Landtag representative assembly (parliament) in German-speaking countries with legislative authority and competence over a federated state

A Landtag is a representative assembly (parliament) in German-speaking countries with legislative authority and competence over a federated state (Land). Landtage assemblies are the legislative bodies for the individual states of Germany and states of Austria, and have authority to legislate in non-federal matters for the regional area.

Kingdom of Prussia Former German state (1701–1918)

The Kingdom of Prussia was a German kingdom that constituted the state of Prussia between 1701 and 1918. It was the driving force behind the unification of Germany in 1871 and was the leading state of the German Empire until its dissolution in 1918. Although it took its name from the region called Prussia, it was based in the Margraviate of Brandenburg, where its capital was Berlin.

When under the regency of William I of Prussia from 1858 the Prussian policies of the new era turned towards a more centrist stance, a left-wing group under Max von Forckenbeck seceded and allied with members of the German National Association to form the German Progress Party on 6 June 1861. Among the founders were Rudolf Virchow, Theodor Mommsen, Werner von Siemens, Benedict Waldeck, Hermann Schulze-Delitzsch, Hans Victor von Unruh, Wilhelm Loewe and Johann Jacoby.

William I, German Emperor 19th-century German Emperor and King of Prussia

William I, or in German Wilhelm I, of the House of Hohenzollern, was King of Prussia from 2 January 1861 and the first German Emperor from 18 January 1871 to his death, the first Head of State of a united Germany. Under the leadership of William and his Minister President Otto von Bismarck, Prussia achieved the unification of Germany and the establishment of the German Empire. Despite his long support of Bismarck as Minister President, William held strong reservations about some of Bismarck's more reactionary policies, including his anti-Catholicism and tough handling of subordinates. In contrast to the domineering Bismarck, William was described as polite, gentlemanly and, while staunchly conservative, he was more open to certain classical liberal ideas than his grandson Wilhelm II.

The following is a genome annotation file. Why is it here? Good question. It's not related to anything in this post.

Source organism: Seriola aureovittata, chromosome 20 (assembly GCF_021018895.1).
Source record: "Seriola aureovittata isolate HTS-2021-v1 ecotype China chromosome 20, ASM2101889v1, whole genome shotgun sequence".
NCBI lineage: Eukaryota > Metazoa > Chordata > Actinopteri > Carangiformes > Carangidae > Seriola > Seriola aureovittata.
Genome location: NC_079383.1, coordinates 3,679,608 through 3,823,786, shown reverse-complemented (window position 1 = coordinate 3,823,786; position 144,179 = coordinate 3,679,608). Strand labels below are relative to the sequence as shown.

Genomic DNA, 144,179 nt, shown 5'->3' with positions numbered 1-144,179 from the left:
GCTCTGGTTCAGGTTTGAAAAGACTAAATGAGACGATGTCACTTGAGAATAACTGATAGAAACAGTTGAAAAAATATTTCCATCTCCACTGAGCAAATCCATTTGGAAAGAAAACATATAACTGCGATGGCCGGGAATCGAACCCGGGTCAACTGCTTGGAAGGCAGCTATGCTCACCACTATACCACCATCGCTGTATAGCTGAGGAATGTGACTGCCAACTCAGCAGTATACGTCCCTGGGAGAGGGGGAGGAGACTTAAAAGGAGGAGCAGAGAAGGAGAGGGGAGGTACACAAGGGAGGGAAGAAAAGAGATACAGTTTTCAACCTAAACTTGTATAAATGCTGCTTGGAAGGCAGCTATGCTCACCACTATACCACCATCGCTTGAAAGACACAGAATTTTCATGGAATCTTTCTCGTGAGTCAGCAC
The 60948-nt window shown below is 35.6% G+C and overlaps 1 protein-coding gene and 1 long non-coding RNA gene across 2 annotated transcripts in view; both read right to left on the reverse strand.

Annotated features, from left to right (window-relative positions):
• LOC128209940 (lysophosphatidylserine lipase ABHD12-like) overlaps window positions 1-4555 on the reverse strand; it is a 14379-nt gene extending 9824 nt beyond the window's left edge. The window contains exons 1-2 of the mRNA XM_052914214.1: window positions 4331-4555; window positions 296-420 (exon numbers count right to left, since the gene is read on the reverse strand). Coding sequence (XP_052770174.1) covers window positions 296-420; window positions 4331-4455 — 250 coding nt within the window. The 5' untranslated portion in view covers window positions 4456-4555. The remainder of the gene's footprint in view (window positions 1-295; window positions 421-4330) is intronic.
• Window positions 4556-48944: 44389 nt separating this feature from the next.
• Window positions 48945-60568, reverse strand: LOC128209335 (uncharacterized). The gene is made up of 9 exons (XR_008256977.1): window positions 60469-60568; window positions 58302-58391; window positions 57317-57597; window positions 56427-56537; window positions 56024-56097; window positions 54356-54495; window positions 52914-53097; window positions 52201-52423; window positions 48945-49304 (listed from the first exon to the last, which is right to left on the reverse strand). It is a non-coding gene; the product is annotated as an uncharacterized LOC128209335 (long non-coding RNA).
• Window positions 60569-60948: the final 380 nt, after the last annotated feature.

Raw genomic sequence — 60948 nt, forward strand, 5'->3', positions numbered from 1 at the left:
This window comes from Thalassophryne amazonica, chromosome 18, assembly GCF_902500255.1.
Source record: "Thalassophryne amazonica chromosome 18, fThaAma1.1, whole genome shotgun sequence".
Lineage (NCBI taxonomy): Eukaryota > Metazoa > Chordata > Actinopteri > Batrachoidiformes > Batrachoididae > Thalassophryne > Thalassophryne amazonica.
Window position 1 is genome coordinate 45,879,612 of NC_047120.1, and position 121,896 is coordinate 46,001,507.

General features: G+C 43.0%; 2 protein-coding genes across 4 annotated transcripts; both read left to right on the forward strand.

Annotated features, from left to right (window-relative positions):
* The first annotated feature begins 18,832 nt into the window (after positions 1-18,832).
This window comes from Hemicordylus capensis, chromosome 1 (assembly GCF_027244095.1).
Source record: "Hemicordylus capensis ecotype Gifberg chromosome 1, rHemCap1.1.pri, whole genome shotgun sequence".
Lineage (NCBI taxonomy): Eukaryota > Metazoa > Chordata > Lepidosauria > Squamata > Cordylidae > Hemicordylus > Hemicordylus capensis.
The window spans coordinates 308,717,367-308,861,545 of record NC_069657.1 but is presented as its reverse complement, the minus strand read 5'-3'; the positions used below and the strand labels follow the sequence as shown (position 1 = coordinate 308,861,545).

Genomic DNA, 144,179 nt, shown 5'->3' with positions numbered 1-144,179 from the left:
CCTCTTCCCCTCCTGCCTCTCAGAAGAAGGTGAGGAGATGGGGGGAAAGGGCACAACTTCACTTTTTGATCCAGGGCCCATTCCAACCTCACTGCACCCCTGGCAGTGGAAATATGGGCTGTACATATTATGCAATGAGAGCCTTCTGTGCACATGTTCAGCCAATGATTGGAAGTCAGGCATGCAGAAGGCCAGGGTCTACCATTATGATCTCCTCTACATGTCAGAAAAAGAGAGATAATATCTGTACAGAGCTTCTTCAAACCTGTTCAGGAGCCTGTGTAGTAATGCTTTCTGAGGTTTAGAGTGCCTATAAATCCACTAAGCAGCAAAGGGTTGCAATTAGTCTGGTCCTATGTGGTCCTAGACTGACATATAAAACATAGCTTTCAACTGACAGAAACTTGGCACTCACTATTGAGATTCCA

Centrism describes a political outlook or specific position

In politics, centrism—the centre or the center —is a political outlook or specific position that involves acceptance or support of a balance of a degree of social equality and a degree of social hierarchy, while opposing political changes which would result in a significant shift of society strongly to either the left or the right.

Left-wing politics supports social equality and egalitarianism, often in opposition to social hierarchy. It typically involves a concern for those in society whom its adherents perceive as disadvantaged relative to others (prioritarianism) as well as a belief that there are unjustified inequalities that need to be reduced or abolished. The term left-wing can also refer to "the radical, reforming, or socialist section of a political party or system".

In its program, the party responded to the German Question by the postulation of the unification of the German states with the central power in Prussia (Kleindeutsche Lösung). It demanded representative democracy—though not universal suffrage in view of the Prussian three-class franchise system—implementation of the rule of law and larger responsibility for the local government. Before the rise of the Social Democrats, it was the main left-wing party in Germany and it was also the first German party with its candidates and deputies acting on a common party platform.

German Question Mid-19th century debate about unification of Germany